I taught a weeklong short story workshop in June. This means I read a lot of great stuff that I can’t share with you because it’s not published yet. But in keeping with my policy, I’ll share that stuff with you when the authors let me know the story’s in print somewhere. I have no doubt that those stories I read will make other readers very, very happy.
It was a good month overall for reading. Good novels, good short stories, good articles. Yeah, I read a lot of stuff I hated, particularly in a few of the anthologies I assigned for the workshop, but I also read some absolutely stunning pieces. They’re listed below.
In fact, what’s below is the best of the best in a very good month.
Butcher, Jim, “Heorot,” My Big Fat Supernatural Honeymoon, edited by P.N. Elrod, St. Martins Griffin, 2007. Wrigley Field, microbrews, wizards—what’s not to love? Well, honestly, the story only uses those for the beginning and ending. A woman gets carted off in the middle of her honeymoon from a microbrew festival that our hero Harry Dresden just happens to be attending. Spawn of Grendel are involved, as are the tunnels under Chicago. Plus, I love Dresden’s voice. His sense of humor works for me. Lots and lots of fun.
Deaver, Jeffrey, XO: A Kathryn Dance Novel, Simon & Schuster, 2012. I blew through this novel in one night. It was perfect reading after the short story workshop. When Deaver’s on his game, he can fool me like no other author. In XO, he’s writing about a famous person and her stalker—an idea that’s never been done before 🙂 —and he makes it work.
Country music star Kayleigh Towne has just moved from well-known to star. She has to cope with her controlling father, a former country star, and her entourage. She’s performing at her home stage when one of her crew dies horribly. Fortunately for Kayleigh, she’s friends with California Bureau of Investigation agent, Kathryn Dance.
Dance takes control of the investigation almost from the start. At first, I sighed, thinking this would be a stupid small town police chief book, but it’s not. Everyone—even our eventual killer—gets treated with respect here. And just when I thought I had everything figured out, well, Deaver had a few more surprises up his sleeve.
I wasn’t a big fan of Kathryn Dance when the series started, but I like the books a great deal now. Deaver’s found his rhythm. XO is a lot of fun.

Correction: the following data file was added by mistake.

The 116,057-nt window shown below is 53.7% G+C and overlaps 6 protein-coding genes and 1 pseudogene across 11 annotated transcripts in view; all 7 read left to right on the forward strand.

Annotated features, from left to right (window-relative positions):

Elrod, P.N., editor, My Big Fat Supernatural Wedding, St. Martins Griffin, 2006. Thank heavens for My Big Fat Supernatural Wedding. It got me through some of the reading I had assigned my short story workshop. I always assign best-of short story anthologies, usually ones I haven’t read yet, to the workshop for discussion purposes. Two of the anthologies were so depressing that I felt despair whenever I picked up the volumes. I have still recommended some stories from those volumes over the past few months, but they weren’t something that should have been read in one big lump.
So I didn’t read them in a lump. I ran to My Big Fat Supernatural Wedding whenever I needed a mood boost and didn’t have time to read some romance. This anthology got me through those dark reading times.
Not every story in the anthology works, but they all work well enough to give me a lot of enjoyment. I have already pointed out the ones I loved in previous recommended reading posts, but now I can add to my recommendations the entire volume. It’s really fun, really well done, and a joy to read. Thank heavens.
Fussman, Cal, “The Complete Robert Downey, Junior” Esquire, May 2012. Okay, okay, it’s a celebrity interview. But seriously, I can’t get it out of my head. Lots of great career stuff in here for those of us in the arts. Downey has survived a lot and a long time, been up and been really, really down, and he talks about it. Worth reading if you make your career in the arts.